This is a guest post by Harry Maugans. While I am away I will be accepting guest posts. Email them in html format to jeremy at shoemoney.com. We ask they be original and not published anywhere else.
It’s possible to make a lot of money in arbitrage, but some small mistakes could cause you to lose a lot as well. The most critical pieces in arbitrage are your landing pages, and this post will try and help you smooth out the rough edges and increase conversions through a few simple psychological tips.
Direction – Give the visitor a clear sense of direction to move forward. Landing pages should only have one exit… text boxes to be filled in for the close. Giving too many choices or options will subconsciously be processed as “work” and the visitor will try to find a quick way out… usually closing the window. You can always add more options later, but on the first page, try to get the user to fill in anything just to move forward, even if it’s just an email. After the visitor has entered any information, they’re now engaged in your process and are much more likely to hang around and finish the rest of the forms on the next page, rather than sacrificing the time they have already spent with you. The K.I.S.S. principle definitely applies to landing pages.
Verbiage Ã± The wording your landing page uses is key in motivating the visitor subconsciously to engage in your process and be converted as a lead or sale. When writing landing page text, always keep an optimistic tone and assume every single visitor is going to be converted. Furthermore, never ask the user for information- politely instruct. Rather than, “Will you fill out your email address below…” try “Please fill in your email address here:” or simply say the text “Email Address,” followed by a textbox. Also, positive reinforcement of your campaign can be twisted into instructions well, such as “Email address of a future millionaire:” or “To half your mortgage, enter your email here.” The most important aspect of the wording is the optimistic tone. Rather than saying “If you decide to participate in our program…” try this assumed-conversion wording, “When you begin participation in our program….” See the difference? A small change, but very psychologically powerful.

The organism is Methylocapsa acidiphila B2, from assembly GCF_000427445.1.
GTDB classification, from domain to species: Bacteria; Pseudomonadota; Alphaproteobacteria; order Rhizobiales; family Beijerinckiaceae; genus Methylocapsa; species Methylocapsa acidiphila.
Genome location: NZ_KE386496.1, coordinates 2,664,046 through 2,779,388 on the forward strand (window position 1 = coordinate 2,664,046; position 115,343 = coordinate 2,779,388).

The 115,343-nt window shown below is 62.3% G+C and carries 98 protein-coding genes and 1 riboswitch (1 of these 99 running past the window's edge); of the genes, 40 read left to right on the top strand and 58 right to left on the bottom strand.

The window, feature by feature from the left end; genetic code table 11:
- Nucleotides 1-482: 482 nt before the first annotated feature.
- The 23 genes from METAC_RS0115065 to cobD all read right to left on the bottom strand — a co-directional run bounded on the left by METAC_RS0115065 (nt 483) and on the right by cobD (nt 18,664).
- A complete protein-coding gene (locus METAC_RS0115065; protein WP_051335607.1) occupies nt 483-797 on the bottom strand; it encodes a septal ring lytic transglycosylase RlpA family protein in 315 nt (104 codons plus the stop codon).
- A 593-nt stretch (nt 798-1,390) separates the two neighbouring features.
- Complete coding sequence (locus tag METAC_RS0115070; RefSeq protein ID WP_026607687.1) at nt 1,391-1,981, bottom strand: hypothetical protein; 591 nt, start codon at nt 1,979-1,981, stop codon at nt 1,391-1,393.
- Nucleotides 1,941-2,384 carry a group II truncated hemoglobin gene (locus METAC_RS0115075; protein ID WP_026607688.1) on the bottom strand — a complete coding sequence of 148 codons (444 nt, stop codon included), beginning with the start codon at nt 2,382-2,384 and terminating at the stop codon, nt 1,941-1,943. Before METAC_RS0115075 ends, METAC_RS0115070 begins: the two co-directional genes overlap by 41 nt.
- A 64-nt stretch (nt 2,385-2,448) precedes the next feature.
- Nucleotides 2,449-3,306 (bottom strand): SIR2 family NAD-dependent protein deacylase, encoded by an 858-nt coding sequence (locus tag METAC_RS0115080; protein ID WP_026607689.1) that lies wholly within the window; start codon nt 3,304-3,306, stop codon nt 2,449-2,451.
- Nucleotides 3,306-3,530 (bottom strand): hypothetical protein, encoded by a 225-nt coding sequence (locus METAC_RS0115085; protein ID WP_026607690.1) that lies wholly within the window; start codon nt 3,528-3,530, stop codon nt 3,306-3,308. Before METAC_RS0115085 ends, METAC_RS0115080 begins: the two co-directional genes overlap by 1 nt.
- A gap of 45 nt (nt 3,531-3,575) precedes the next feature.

Color Schemes – Choosing the color themes on your landing pages is very important as well. Usually, try to match your product’s color (ie, green for money, pink for female products, etc), however if in doubt, go blue. Studies have shown the color blue is powerful for subconsciously encouraging the mind to engage and buy whatever is being sold. It’s professional, relaxing, yet provocative. Obviously a blue page won’t guarantee conversions, but it’s a microscopic change, that when bundled with others, will add up and could turn the scales.
Animation – Flashing buttons, moving arrows, glowing text, fading pictures… animation sells. In normal web development animation is avoided, however for a landing page, it’s a night and day difference. When a visitor sees a static flat landing page, they feel no rush or excitement. If they see motion, they’ll less often dismiss the window as an advertisement and close or minimize it. It’ll grab their vision and actually force their mind to process what it’s seeing, before making a decision to dismiss or continue. Now, animation can grab their eye, however without properly directing their vision, it’s wasted. Either use the animation to strike a chord of interest in your topic (pictures, headers), or use it to help the visitor find direction (point 1) by using arrows to highlight the entry point in the conversion process (textboxes or what-not). Be cautioned however, it is possible to use too much animation and seem unprofessional, or drive off potential customers. The trick is finding the balance where its just enough to catch attention, but not so much that it’s overwhelming.